You must have heard the saying if it’s too good to be true, it probably is. Free software, whether it’s an antivirus or a VPN service, might suffice the limited functionality you require, but they are probably harvesting your data to stay in business.
Trust is a significant factor when it comes to entrusting a service with your most confidential data. Unlike paid services, free ones are known to harvest your data and sell it to third-parties. Some even have that disclosed in their Terms of Service (something we rarely give a thought).
Avast in Hot Waters
Just recently, Avast’s popular antivirus software was discovered to be harvesting the browsing data of its users and selling it to advertisers. The company’s CEO has apologized and has said that it’s shutting down the subsidiary that made it possible.
Avast collected sensitive data stored on their user’s devices such as website destinations, search terms, and even what videos customers watched. The data was refurbished and further sold by their Jumpshot subsidiary.
Jumpshot claims to host data from over 100 million devices. The company has notable clients, including Google, Yelp, Microsoft, and Pepsi.
Here’s a short thread on Avast/Jumpshot.
Jumpshot was a tool that sold data on how people like you and me use the web.
Avast – the antivirus tool – recorded what their users were doing while browsing the web.
They anonymised that, and sold it to marketers via Jumpshot. pic.twitter.com/FMNnXpO2C0
— dan barker (@danbarker) January 31, 2020
Jumpshot acts like an online tracker that would package a user’s data into different products. Their most controversial service was the “All Click Feed.” This would allow Jumpshot’s clients to gain access to all the clicks a user makes on individual domains such as BestBuy, Facebook, etc.
These clients would pay Jumpshot millions of dollars for precise browsing data of online users so that they could be targeted effectively. Now imagine an antivirus and a VPN entity engaging in the very activities they are supposed to be defending their user’s against.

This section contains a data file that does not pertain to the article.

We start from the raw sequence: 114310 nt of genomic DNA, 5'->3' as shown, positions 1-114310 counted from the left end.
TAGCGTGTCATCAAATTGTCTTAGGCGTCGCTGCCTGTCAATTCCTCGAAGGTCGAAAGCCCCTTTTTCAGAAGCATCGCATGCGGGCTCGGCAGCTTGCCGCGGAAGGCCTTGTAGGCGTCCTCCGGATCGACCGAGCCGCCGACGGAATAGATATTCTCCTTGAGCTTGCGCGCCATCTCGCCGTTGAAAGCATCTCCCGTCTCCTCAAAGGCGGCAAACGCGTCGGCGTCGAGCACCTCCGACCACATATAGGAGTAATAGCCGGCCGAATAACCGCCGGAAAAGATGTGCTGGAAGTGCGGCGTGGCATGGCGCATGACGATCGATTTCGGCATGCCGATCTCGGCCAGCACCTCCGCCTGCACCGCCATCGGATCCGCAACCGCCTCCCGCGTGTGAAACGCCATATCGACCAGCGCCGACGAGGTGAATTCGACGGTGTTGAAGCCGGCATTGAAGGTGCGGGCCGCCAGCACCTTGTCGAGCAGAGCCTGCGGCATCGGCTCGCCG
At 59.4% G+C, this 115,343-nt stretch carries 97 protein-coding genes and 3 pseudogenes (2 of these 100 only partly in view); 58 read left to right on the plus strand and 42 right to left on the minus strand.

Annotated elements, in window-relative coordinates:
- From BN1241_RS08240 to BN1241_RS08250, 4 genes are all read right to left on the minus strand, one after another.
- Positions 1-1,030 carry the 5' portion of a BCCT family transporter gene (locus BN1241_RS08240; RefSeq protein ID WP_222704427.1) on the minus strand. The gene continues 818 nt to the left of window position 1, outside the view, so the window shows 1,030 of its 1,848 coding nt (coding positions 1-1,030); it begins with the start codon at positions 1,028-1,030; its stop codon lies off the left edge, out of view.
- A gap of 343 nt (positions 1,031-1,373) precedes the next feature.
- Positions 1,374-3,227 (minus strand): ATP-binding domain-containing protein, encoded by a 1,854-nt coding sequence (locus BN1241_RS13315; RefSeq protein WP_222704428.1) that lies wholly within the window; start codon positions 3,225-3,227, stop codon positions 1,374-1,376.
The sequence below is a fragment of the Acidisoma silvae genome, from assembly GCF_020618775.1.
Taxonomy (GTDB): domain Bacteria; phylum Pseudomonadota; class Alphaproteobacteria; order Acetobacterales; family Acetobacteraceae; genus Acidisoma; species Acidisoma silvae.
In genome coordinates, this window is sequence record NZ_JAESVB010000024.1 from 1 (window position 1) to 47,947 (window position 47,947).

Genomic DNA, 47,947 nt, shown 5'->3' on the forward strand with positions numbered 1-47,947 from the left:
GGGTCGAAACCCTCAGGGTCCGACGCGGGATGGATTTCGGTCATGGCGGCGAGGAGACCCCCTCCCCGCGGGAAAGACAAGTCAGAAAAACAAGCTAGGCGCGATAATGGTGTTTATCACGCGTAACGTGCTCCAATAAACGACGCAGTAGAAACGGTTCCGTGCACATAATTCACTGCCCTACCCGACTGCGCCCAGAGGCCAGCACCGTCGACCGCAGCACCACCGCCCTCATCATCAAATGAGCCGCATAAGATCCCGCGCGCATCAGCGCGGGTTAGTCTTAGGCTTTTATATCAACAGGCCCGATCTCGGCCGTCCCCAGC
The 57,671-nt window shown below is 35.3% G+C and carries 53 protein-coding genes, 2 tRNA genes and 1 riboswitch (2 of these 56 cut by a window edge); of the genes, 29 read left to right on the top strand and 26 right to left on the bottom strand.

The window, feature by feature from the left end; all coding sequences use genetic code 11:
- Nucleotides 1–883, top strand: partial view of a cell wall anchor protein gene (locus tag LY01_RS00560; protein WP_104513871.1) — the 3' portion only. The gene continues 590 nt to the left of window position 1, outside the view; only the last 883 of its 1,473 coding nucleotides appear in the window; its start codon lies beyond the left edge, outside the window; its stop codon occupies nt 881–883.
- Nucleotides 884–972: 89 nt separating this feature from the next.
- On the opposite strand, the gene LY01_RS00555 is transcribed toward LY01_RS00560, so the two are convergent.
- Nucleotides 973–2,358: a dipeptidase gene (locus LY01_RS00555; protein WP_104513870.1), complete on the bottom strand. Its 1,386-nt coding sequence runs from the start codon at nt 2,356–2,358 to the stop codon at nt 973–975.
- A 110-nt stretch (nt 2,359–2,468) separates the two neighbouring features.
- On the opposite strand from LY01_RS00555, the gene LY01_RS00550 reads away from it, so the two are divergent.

The core purpose of using a cybersecurity service such as a VPN and antivirus is to prevent unsecured Wi-Fi hotspots at hotels, airports, and other public places from spying on your traffic.
However, by using a free service, you’re essentially letting them spy on your traffic instead. Why trust a free VPN provider to gain access to your personal information?
Reasons Why a Free VPN isn’t worth it
Among several reasons, here are the main reasons why you shouldn’t trust free services, VPNs in particular:
- Compromises your online security
A free service is free for you only. While they’re not charging you anything, they’re making money by selling your private information, and that compromises your online security.
For all you know, the acclaimed encryption they’re offering doesn’t exist, or they don’t boast the servers they’re so proudly publicizing.
- Could track your online activity
Since the service is free, they’re probably keeping tabs on your online activities and targeting you with ads. By monitoring your likes and dislikes and websites you visit, they paint a better picture of you. For each ad, you click or view, they’re making money.
- Won’t gain you access to streaming websites
Free services offer limited functionality, especially when it comes to online streaming and online security. The most they are capable of is unlocking sites that are unavailable in your region.
Streaming sites such as Netflix, Hulu, Amazon Prime, and others require a robust VPN service to access their servers and render you instant access to the content of your choice in a different region.
- Limit your bandwidth
You’ll face bandwidth caps and disconnections with a free service. Not to forget that your ISP will be throttling your internet connection when they observe unusual online activities.
- Slow down your internet connection
As a result of heavy internet usage, a free service will slow down your internet connection to conserve their bandwidth and provide it to other users.
- Shower you with pesky ads
Free services thrive on ads. Their entire business model is based around bombarding you with ads and selling your data to the third-parties.
- Sell your data to the highest bidder
If it’s free, it’s because you’re the product. Think about it, why would something be for free when they’ve got employees to pay, servers to manage, fixed, and operating costs?